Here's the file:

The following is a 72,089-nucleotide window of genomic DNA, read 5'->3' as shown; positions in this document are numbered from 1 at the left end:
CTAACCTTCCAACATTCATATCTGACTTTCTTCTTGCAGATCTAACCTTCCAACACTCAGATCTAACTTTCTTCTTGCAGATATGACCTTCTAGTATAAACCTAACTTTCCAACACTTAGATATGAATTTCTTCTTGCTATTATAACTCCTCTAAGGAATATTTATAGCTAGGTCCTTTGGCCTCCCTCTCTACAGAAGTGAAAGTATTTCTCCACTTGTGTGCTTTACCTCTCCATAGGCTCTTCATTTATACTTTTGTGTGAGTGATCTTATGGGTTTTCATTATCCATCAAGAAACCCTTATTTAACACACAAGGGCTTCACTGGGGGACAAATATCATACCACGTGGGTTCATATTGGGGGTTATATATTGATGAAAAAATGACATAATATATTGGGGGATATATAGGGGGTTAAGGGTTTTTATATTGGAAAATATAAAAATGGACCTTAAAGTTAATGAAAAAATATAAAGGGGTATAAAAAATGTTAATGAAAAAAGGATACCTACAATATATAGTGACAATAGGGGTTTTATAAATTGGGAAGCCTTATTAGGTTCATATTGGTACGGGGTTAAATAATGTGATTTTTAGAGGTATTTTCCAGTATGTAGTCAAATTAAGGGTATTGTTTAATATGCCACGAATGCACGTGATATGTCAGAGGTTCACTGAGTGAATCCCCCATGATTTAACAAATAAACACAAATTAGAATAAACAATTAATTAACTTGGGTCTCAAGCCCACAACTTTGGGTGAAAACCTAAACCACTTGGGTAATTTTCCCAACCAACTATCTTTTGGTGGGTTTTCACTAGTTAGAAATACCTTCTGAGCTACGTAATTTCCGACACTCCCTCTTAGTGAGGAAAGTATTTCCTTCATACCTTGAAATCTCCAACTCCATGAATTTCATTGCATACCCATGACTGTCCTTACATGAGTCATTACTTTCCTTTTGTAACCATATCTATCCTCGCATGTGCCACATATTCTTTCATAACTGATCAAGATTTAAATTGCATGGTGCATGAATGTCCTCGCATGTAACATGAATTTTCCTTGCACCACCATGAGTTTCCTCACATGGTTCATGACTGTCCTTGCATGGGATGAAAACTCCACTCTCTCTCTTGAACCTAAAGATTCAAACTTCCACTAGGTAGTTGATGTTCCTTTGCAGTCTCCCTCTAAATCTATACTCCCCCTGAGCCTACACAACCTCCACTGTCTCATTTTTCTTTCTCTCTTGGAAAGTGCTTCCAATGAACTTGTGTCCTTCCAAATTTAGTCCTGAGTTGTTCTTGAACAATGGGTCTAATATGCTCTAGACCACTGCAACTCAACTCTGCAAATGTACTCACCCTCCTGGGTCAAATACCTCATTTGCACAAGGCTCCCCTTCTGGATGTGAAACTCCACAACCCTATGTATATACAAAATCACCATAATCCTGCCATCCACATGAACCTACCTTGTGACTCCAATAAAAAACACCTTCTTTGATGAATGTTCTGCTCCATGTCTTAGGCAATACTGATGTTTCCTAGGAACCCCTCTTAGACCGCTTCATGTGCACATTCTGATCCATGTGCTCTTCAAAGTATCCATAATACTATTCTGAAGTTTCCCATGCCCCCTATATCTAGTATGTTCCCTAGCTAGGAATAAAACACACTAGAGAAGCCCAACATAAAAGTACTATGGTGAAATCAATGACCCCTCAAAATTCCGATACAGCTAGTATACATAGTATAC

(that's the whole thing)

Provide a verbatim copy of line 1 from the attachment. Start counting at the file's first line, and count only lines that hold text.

The following is a 72,089-nucleotide window of genomic DNA, read 5'->3' as shown; positions in this document are numbered from 1 at the left end: